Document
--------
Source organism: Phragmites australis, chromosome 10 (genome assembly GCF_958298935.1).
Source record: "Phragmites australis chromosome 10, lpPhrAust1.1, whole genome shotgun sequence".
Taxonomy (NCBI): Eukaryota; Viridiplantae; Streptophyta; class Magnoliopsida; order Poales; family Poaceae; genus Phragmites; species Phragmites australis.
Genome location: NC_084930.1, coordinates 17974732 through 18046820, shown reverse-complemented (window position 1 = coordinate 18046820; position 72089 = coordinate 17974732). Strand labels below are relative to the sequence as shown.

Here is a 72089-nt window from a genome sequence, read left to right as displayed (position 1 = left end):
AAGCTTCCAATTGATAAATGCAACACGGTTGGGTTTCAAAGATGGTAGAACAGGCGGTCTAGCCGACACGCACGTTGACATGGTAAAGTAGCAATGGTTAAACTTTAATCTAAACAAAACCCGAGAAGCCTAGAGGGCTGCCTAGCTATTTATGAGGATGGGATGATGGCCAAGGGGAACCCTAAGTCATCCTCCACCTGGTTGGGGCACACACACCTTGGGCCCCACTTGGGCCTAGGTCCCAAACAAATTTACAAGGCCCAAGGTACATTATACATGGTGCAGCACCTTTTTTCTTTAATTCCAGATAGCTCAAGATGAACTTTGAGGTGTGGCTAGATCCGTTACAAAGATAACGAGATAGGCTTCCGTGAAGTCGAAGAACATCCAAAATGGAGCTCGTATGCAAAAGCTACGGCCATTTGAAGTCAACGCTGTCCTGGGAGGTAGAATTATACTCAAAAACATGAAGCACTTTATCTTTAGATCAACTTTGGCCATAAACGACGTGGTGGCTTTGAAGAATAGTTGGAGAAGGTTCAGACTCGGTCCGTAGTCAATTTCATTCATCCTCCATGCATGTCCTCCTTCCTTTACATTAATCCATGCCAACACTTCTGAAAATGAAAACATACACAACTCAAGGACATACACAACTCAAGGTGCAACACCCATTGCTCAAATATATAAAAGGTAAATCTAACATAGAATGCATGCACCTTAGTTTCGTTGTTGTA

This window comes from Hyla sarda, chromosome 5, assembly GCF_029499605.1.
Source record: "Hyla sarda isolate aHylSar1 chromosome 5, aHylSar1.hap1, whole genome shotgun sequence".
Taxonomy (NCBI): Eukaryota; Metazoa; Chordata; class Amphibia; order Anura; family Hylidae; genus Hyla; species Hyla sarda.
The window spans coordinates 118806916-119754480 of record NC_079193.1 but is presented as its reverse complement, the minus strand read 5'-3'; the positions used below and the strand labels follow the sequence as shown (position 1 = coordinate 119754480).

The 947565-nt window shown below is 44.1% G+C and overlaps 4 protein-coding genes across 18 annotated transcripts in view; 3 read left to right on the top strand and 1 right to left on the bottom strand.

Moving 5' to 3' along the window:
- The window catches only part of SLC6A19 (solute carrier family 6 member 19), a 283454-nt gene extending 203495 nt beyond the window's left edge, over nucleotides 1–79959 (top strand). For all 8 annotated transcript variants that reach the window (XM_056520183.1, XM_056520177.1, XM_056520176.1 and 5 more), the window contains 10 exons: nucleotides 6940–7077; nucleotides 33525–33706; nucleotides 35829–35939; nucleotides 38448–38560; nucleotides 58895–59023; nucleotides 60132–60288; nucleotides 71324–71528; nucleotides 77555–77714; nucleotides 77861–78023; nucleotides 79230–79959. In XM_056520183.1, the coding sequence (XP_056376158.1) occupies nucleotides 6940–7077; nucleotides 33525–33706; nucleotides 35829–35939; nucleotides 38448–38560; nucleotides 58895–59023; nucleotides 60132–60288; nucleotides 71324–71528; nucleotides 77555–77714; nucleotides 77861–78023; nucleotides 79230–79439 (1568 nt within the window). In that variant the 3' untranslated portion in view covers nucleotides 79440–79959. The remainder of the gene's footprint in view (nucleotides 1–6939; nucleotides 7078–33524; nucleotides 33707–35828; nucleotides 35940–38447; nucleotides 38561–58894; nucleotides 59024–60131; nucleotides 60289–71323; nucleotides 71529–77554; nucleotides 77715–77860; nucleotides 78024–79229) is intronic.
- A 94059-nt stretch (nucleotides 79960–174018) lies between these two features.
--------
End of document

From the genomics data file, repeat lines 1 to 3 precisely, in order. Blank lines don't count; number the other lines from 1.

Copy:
Source organism: Phragmites australis, chromosome 10 (genome assembly GCF_958298935.1).
Source record: "Phragmites australis chromosome 10, lpPhrAust1.1, whole genome shotgun sequence".
Taxonomy (NCBI): Eukaryota; Viridiplantae; Streptophyta; class Magnoliopsida; order Poales; family Poaceae; genus Phragmites; species Phragmites australis.